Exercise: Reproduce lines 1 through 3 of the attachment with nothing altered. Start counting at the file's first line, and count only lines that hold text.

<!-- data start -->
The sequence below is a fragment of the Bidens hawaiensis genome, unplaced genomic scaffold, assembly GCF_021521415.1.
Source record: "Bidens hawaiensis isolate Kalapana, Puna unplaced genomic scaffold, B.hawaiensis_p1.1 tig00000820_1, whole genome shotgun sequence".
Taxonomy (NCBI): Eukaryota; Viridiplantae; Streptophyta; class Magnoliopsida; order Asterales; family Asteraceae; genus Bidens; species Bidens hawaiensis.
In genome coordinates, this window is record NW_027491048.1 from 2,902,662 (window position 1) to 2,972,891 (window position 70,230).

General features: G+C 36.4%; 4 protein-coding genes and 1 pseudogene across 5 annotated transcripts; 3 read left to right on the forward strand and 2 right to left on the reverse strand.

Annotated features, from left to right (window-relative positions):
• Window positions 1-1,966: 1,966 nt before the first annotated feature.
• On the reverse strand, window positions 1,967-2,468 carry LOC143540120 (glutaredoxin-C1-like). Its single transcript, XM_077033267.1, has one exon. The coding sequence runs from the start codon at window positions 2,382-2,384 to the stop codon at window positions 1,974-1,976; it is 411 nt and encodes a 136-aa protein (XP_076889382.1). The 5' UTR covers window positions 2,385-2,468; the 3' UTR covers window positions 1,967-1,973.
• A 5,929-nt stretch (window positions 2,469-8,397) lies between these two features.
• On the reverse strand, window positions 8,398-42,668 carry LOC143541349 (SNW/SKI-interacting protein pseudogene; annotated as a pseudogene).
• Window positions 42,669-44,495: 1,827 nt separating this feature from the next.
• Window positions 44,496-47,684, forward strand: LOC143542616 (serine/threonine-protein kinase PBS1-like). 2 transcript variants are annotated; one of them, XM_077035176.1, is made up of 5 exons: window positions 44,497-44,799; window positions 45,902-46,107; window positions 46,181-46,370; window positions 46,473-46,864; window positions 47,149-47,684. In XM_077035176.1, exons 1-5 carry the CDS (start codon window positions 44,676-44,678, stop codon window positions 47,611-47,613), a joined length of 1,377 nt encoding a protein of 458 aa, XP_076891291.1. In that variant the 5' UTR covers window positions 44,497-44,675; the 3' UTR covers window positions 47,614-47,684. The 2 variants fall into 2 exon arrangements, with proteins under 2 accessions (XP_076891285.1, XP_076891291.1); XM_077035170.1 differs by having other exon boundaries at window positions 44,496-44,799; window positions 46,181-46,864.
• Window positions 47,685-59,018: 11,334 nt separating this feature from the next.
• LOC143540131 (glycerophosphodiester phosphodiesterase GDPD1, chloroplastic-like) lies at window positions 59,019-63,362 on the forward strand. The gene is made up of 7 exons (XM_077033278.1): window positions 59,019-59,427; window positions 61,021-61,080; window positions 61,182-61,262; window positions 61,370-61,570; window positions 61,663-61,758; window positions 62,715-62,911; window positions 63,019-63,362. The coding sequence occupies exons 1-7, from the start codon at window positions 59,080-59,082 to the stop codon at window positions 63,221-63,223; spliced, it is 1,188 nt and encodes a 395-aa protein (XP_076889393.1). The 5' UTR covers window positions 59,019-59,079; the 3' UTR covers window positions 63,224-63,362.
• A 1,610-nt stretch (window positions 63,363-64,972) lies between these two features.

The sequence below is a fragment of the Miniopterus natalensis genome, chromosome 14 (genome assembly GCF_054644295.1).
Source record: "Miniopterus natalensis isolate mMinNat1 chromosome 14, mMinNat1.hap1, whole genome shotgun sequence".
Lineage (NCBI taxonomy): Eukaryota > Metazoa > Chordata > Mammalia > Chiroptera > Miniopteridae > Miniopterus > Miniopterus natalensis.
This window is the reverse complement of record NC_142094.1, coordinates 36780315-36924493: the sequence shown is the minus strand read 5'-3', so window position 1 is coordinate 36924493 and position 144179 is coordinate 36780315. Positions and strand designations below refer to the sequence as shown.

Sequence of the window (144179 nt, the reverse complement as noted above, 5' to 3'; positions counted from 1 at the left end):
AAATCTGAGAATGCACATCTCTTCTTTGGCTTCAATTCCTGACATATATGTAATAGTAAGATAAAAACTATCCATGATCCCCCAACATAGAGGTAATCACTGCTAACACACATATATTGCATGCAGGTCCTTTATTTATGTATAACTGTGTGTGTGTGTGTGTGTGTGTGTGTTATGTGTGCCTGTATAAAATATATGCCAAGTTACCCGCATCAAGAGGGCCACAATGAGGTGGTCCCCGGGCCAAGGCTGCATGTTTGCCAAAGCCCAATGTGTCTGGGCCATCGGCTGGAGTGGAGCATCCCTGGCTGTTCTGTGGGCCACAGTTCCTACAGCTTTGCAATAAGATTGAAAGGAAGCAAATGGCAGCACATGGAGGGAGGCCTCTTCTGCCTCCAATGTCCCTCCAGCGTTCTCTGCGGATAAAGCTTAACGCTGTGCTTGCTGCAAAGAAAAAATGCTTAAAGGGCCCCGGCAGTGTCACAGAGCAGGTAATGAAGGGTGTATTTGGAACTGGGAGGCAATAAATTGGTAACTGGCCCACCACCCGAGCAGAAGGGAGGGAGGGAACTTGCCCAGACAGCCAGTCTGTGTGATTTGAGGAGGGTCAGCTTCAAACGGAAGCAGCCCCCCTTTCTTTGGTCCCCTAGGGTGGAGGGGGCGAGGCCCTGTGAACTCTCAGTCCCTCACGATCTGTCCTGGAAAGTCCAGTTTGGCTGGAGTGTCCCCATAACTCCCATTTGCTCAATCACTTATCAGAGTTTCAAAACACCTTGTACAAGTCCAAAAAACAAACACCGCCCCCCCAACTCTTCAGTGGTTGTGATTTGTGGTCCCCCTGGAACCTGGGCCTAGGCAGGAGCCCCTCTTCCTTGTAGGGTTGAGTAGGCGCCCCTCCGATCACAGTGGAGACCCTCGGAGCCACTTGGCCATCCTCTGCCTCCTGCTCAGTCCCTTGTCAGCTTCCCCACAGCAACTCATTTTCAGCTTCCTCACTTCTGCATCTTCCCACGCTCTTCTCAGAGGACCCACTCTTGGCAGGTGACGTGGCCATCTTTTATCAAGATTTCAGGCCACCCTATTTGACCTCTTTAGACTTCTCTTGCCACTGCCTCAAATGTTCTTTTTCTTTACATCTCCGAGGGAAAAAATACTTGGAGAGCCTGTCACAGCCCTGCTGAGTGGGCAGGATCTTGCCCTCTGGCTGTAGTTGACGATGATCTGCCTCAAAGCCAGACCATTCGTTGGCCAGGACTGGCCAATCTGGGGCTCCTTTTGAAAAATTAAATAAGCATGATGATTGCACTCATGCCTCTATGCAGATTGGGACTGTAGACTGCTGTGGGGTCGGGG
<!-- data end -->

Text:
The sequence below is a fragment of the Bidens hawaiensis genome, unplaced genomic scaffold, assembly GCF_021521415.1.
Source record: "Bidens hawaiensis isolate Kalapana, Puna unplaced genomic scaffold, B.hawaiensis_p1.1 tig00000820_1, whole genome shotgun sequence".
Taxonomy (NCBI): Eukaryota; Viridiplantae; Streptophyta; class Magnoliopsida; order Asterales; family Asteraceae; genus Bidens; species Bidens hawaiensis.